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A reader recently asked this question:

Q: How do you understand “broad is the way that leads to destruction, narrow is the path to salvation”? This has been used to justify Christianity as the ONLY true path to the exclusion of all other religions. I have just read your “Heart of Christianity” and I want to know how you interpret that phrase in the Bible.

Enter through the narrow gate. For wide is the gate and broad is the road that leads to destruction, and many enter through it. But small is the gate and narrow the road that leads to life, and only a few find it. – Matthew 13-14

A: Your biblical memory is good. Jesus (like much of the OT) spoke of two ways, one that leads to life and one that leads to death (both states this side of physical death).

As I understand the Bible and Jesus, “the broad way” is the way of convention, that is, conventional wisdom about what reality and life are like, and how then we should live. This is how most of us most of the time live. When we were children, we were socialized into a way of seeing life – which basically means seeing as our culture sees. Psychologically, socialization is about internalizing the cultural messages of our time.

It has always been so. This is “the broad way” – it’s “what everybody knows,” and how most of us live. In a state of “mass hypnosis” and “consensual paranoia,” to use phrases from Sam Keen.

The “narrow way” is the path of centering in that which is beyond convention and culture – namely, God, the sacred, “isness.” Not a particular religion’s conception of God, but the sacred, isness, beyond all words. Known in many religious traditions? You betcha. Misunderstood in equally many religious traditions? You betcha.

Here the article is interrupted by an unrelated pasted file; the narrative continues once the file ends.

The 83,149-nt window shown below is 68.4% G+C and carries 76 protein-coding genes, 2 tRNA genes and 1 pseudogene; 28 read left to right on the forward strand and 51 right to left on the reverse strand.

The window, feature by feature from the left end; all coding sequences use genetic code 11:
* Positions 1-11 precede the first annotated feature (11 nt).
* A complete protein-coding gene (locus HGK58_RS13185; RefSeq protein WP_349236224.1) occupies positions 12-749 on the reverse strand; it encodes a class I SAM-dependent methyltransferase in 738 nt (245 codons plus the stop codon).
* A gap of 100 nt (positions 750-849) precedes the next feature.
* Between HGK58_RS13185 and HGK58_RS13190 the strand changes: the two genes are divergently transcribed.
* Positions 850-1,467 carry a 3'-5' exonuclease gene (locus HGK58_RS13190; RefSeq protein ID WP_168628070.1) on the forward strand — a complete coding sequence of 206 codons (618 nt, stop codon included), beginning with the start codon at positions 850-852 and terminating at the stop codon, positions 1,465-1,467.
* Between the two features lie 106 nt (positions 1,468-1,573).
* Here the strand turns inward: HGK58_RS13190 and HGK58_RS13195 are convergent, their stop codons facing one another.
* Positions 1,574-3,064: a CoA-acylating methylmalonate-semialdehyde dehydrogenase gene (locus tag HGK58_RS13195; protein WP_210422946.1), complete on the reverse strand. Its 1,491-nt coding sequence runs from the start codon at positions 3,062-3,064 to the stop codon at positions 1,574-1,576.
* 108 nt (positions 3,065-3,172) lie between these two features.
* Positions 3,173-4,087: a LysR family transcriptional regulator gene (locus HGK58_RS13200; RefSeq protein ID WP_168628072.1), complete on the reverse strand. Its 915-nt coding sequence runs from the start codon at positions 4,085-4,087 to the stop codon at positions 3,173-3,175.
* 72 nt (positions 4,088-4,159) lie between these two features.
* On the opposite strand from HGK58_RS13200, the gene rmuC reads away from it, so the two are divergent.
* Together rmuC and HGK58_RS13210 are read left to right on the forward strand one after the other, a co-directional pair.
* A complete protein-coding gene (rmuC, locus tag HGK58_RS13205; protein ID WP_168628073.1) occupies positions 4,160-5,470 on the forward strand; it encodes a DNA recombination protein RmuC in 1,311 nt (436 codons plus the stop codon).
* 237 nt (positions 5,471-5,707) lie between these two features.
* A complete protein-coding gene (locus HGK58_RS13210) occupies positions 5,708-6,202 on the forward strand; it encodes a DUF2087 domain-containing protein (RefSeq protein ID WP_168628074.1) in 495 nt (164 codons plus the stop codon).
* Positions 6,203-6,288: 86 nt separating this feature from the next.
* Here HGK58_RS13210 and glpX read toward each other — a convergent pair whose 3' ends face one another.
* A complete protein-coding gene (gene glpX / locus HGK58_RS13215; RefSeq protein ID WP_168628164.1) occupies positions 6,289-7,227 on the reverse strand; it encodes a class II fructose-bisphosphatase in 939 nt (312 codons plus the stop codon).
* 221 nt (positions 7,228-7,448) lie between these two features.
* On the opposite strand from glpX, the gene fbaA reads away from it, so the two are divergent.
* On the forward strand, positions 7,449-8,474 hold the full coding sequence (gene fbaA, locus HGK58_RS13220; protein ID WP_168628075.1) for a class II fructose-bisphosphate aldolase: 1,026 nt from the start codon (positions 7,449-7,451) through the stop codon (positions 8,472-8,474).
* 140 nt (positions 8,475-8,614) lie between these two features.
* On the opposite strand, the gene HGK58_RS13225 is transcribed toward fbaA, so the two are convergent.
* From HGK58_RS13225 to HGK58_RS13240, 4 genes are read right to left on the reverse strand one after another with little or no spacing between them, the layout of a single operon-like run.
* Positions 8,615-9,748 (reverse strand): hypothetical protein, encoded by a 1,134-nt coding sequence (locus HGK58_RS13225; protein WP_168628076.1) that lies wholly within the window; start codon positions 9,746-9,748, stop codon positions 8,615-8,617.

The narrow way – in Christianity, Buddhism, Lao Tzu, and others – is the path of centering in the sacred – “what is” beyond the conventions and domestications and projections created by our words.

Then your question moves to whether language about “the narrow way” in the gospels needs to be understood to mean that Jesus and Christianity are the narrow way, the one and only way. Have many Christians taken this for granted? Yes. Do a significant number of Christians today vociferously insist upon it? Yes.

But I do not think this is correct. “The way” that we see in Jesus is known elsewhere, in all of the enduring religions of the world (the ones that have stood the test of time).

For those of us who are Christians, Jesus “embodies “the way” – this is the central meaning of “incarnation,” which means “en-flesh-ment.” In Jesus, his life and his death, we see “the way” embodied. But to say this need not mean, and should not mean, that the narrow way is unknown elsewhere. It is known in the great wisdom traditions of the world’s enduring religions.

Did Jesus know and travel the narrow way? Oh yes. Do you have to know the word, the name, the two syllables Jesus, in order to travel that way. Oh no.